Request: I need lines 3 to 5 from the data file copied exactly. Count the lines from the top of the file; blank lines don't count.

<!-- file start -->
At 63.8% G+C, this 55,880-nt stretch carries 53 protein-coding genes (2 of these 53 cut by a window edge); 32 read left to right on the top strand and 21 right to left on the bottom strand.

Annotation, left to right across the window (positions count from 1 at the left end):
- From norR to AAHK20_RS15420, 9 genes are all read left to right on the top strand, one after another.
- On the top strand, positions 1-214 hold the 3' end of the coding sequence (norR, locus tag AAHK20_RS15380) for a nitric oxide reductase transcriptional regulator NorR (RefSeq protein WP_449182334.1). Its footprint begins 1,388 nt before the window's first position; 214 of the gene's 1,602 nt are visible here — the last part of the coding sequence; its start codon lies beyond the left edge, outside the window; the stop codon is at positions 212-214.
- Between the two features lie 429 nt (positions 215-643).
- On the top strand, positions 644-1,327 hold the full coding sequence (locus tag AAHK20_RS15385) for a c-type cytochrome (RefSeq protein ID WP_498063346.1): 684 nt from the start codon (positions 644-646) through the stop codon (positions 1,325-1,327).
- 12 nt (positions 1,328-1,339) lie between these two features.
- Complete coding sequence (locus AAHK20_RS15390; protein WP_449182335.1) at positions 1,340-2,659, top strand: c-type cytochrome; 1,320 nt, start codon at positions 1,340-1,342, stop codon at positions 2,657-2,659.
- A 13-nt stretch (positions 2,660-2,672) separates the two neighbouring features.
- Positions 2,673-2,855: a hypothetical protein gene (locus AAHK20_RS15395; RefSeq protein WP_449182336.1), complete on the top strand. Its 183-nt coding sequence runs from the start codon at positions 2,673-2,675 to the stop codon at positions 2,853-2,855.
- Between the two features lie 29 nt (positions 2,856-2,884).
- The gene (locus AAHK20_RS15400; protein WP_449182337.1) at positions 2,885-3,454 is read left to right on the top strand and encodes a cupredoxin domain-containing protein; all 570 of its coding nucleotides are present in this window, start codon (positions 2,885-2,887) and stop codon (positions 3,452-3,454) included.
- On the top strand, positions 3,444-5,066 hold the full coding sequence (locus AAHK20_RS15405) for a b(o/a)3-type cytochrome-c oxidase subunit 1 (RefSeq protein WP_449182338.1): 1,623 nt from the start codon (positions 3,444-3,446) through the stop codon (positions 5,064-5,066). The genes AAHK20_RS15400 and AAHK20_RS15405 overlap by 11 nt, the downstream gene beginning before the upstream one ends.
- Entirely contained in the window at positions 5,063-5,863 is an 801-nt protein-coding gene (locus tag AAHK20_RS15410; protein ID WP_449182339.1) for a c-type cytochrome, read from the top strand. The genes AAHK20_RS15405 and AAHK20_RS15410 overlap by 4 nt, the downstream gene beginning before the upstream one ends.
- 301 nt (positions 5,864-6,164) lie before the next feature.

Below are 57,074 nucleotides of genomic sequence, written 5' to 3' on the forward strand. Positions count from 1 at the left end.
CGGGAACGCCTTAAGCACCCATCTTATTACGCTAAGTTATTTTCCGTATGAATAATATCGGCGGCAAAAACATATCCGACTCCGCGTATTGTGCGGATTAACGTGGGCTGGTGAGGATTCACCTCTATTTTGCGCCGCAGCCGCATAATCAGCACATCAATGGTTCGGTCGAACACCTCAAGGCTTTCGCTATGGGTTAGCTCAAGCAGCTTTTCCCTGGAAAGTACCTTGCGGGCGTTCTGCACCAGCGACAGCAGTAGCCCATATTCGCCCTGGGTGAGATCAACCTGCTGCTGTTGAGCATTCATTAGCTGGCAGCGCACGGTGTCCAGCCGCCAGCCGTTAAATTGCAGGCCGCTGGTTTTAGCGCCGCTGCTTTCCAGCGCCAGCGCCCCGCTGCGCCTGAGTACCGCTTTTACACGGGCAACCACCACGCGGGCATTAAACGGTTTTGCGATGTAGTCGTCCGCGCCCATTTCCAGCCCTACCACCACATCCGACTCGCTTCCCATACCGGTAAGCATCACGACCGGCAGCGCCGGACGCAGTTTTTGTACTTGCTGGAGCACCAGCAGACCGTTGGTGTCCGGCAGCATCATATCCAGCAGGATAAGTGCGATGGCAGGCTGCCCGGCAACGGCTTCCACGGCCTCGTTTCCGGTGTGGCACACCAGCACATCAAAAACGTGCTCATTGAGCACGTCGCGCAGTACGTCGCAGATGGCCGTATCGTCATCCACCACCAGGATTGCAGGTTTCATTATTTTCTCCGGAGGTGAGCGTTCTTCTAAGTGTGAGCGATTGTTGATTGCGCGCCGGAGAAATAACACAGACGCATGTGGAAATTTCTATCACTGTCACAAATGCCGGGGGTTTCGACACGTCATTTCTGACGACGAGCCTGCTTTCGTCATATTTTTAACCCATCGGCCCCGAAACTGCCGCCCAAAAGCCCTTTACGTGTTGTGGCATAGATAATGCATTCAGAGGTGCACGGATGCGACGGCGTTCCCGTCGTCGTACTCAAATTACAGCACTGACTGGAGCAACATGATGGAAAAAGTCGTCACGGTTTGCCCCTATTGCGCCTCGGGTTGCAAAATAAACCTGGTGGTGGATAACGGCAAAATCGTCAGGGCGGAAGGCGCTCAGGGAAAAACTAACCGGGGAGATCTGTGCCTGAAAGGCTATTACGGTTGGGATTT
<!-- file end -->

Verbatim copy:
- From norR to AAHK20_RS15420, 9 genes are all read left to right on the top strand, one after another.
- On the top strand, positions 1-214 hold the 3' end of the coding sequence (norR, locus tag AAHK20_RS15380) for a nitric oxide reductase transcriptional regulator NorR (RefSeq protein WP_449182334.1). Its footprint begins 1,388 nt before the window's first position; 214 of the gene's 1,602 nt are visible here — the last part of the coding sequence; its start codon lies beyond the left edge, outside the window; the stop codon is at positions 212-214.
- Between the two features lie 429 nt (positions 215-643).